To ease labor needs, W.G. Tomko has increased its prefabrication capabilities “with a goal to prefabricate all piping, ductwork, and equipment, substantially,” says Jack Barry, vice president of estimating. The strategy has reduced the firm’s field labor risk, he says, “increasing our quality, and cutting our field installation durations.”
Brightview has been focused on growing its headcount in the field. President Tom Donnelly says the firm’s management team has found success in retaining its existing labor force by supporting revenue growth with skill development and career path advancement for existing team members on crews.
“We’ve experienced the challenges of recruiting, training and retaining, like many of our peers,” he says, “while successfully growing topline revenues year-over-year significantly.”
Congruex’s approach to skilled labor recruitment has been to use existing partner trade schools as talent pools. “Regardless of your labor need, it’s all about finding ways to meet your talent pool where it is and ensuring you can measure the outcome of those efforts,” says Christine Washington, senior director of marketing and communications.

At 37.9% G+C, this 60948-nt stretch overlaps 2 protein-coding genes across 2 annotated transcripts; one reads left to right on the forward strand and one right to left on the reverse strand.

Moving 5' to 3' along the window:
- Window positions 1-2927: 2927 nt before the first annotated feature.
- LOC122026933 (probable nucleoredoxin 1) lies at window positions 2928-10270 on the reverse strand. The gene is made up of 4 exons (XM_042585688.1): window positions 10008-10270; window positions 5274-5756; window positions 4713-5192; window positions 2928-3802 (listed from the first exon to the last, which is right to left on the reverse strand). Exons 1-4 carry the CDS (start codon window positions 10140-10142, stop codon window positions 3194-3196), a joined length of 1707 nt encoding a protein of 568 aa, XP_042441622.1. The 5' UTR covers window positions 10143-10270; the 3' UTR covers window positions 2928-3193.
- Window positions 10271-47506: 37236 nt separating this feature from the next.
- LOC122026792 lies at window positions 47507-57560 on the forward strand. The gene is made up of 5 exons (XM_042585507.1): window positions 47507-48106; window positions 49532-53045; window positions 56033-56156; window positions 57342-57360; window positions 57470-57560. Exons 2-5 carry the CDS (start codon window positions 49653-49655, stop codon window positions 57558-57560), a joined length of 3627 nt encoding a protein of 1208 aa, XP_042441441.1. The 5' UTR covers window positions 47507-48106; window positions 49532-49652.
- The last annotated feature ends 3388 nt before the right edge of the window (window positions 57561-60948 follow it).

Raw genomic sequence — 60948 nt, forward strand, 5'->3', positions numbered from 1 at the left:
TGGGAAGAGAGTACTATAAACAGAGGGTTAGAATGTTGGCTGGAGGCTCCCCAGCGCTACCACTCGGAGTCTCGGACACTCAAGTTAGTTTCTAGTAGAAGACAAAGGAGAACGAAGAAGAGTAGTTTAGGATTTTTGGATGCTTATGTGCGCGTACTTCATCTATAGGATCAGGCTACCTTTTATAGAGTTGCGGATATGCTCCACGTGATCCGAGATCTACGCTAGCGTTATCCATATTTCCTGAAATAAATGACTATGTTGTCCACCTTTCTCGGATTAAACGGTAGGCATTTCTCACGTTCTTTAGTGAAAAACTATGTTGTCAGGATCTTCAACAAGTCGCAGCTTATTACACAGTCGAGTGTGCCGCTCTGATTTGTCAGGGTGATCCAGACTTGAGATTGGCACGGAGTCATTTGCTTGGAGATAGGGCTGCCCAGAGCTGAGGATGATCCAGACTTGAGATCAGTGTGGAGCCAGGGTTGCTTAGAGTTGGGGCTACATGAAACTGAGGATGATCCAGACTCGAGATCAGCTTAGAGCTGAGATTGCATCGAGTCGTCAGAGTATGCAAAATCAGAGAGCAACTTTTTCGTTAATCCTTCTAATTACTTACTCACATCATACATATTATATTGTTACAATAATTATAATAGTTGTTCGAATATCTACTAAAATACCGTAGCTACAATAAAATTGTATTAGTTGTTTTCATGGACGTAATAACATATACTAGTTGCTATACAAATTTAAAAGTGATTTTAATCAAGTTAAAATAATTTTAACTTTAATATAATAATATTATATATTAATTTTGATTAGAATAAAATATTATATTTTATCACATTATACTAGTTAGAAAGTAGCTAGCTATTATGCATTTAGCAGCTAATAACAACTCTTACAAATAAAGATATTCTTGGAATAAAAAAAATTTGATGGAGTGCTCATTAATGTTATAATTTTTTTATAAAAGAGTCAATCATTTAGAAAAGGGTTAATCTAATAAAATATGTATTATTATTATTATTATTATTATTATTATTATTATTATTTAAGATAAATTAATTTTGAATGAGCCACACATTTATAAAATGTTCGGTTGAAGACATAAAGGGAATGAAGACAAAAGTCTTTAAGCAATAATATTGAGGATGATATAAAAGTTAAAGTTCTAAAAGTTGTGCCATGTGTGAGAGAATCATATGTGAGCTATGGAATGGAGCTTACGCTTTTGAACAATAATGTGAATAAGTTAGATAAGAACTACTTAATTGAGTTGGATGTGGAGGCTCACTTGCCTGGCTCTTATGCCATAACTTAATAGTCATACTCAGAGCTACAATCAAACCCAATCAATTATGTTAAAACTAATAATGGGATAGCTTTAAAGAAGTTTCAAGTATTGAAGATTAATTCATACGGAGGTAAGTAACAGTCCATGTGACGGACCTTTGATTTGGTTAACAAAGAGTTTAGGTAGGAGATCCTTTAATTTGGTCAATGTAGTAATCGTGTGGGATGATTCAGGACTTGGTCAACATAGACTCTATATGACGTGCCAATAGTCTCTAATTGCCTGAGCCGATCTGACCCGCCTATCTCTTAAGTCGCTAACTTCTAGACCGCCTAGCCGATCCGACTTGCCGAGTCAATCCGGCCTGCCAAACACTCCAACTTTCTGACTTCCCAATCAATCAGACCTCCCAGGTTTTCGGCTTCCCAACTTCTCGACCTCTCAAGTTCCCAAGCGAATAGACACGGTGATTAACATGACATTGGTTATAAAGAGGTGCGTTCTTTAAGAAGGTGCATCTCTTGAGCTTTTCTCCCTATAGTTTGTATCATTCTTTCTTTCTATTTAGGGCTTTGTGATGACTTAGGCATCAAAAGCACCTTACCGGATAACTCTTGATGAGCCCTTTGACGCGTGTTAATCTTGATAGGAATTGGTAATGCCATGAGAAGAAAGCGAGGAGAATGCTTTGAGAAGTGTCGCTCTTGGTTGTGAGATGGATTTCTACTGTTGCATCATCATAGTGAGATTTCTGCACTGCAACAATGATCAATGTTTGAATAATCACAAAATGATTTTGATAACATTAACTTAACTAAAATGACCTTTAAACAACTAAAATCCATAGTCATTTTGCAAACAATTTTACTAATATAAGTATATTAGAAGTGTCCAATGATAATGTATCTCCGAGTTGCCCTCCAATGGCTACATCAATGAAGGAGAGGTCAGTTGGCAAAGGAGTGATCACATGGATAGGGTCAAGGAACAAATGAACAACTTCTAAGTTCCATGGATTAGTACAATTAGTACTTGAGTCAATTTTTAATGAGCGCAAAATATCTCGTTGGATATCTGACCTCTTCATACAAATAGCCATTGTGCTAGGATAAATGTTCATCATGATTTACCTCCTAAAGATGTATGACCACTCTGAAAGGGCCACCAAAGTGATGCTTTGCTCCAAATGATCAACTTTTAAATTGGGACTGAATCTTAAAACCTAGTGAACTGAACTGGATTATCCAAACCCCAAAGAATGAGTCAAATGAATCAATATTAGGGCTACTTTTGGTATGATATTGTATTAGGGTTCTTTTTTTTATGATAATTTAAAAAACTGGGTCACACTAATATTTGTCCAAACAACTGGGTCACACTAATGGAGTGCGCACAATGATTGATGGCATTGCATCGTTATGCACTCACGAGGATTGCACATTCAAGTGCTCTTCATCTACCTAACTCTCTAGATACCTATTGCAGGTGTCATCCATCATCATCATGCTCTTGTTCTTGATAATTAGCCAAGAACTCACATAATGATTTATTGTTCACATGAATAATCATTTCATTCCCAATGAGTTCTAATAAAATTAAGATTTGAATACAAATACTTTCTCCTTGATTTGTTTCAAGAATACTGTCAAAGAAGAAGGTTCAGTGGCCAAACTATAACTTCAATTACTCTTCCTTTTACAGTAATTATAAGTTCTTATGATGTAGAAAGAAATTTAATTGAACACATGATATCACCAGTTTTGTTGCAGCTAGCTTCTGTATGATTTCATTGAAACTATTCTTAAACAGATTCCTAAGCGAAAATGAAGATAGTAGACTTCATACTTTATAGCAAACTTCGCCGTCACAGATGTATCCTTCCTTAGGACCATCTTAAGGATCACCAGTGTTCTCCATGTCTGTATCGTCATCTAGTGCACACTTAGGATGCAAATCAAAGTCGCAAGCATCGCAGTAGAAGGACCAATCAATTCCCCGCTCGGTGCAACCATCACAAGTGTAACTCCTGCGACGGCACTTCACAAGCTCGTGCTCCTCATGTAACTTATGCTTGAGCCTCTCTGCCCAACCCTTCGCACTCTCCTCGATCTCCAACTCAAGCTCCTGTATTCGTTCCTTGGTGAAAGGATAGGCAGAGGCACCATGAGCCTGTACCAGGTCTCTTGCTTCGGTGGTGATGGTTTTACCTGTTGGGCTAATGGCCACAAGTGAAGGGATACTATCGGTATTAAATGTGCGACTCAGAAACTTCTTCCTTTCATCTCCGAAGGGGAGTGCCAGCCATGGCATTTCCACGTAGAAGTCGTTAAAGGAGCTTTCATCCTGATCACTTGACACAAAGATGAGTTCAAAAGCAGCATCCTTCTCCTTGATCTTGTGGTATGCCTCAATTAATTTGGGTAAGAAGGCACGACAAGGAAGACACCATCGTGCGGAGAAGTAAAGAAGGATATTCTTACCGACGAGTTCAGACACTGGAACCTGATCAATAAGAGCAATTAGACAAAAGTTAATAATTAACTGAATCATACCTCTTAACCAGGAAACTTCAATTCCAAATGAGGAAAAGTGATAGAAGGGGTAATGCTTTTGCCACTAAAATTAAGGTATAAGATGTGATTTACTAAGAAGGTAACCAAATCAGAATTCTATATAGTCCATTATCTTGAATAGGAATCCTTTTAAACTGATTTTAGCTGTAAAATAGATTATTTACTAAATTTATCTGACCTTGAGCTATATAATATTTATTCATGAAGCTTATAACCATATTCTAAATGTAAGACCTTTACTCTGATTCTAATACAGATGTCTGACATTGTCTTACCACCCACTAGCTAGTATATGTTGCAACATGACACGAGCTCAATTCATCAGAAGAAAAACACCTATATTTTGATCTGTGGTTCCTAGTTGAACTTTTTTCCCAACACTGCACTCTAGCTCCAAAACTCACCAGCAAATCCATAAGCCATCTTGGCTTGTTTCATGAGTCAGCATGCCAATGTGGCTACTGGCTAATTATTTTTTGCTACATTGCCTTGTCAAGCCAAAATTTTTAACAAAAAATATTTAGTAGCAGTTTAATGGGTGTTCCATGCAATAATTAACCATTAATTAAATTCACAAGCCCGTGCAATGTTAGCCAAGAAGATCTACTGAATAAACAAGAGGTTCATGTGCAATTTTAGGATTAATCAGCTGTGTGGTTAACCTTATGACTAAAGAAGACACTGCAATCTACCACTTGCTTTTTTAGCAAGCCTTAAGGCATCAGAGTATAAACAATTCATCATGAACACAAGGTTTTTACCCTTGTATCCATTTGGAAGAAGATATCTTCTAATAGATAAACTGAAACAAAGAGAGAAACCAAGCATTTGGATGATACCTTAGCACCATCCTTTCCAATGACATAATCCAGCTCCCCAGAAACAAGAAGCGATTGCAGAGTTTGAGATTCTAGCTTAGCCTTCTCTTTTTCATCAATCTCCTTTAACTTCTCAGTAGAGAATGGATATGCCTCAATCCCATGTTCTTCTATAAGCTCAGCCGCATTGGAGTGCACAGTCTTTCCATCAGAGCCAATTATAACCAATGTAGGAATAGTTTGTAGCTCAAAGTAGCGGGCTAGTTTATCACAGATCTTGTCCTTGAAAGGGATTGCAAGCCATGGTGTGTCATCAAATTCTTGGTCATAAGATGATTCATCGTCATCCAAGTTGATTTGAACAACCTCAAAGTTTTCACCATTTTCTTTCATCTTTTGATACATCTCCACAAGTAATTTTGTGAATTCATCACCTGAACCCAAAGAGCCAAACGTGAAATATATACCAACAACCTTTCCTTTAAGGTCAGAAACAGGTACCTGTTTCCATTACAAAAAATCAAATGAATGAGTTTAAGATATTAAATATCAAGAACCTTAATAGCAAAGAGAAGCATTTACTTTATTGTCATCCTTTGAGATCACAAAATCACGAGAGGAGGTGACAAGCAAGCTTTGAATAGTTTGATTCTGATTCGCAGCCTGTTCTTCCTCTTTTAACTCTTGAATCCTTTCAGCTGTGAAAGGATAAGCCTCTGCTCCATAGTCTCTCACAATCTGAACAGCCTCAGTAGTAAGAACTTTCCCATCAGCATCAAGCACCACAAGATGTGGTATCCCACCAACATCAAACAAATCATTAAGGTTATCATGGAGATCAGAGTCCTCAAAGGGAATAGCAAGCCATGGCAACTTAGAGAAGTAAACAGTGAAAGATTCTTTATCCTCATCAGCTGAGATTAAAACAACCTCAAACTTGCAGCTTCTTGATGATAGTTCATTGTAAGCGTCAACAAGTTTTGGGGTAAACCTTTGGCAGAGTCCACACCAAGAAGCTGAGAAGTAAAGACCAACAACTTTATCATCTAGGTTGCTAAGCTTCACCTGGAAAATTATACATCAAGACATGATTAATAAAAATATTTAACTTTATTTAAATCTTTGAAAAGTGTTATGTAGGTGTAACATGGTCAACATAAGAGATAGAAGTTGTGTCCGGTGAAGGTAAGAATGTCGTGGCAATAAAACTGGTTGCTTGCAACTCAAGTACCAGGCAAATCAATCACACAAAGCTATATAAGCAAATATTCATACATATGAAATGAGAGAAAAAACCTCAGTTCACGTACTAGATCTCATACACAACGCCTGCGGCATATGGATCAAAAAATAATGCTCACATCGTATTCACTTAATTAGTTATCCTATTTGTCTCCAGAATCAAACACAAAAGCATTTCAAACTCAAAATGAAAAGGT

MEI Rigging and Crating LLC is already cultivating future craftworkers through its rigging apprenticeship training program, explains President and CEO Dan Cappello. “This training program is enabling us to attract high-potential workers and help them develop skills more quickly, benefiting them and our customers,” he explains.
HB Global’s Bauccio adds that finding, attracting and retaining skilled trades has been tough for decades, and “the post-pandemic environment has amplified the shortage.” In effect, contractors must be smarter about the way they recruit and differentiate themselves, he says.
As an employee-owned organization, HB Global works to involve its staff in every division and ensure they share in the short- and long-term successes, which helps nurture careers. “Everyone, from our field personnel to office workers, contributes to our success. Therefore, no one is left out of the reward,” says Bauccio. “We are also committed to cultivating long-term careers over project-based hiring, which costs less in the end and helps us consistently deliver high-quality work.”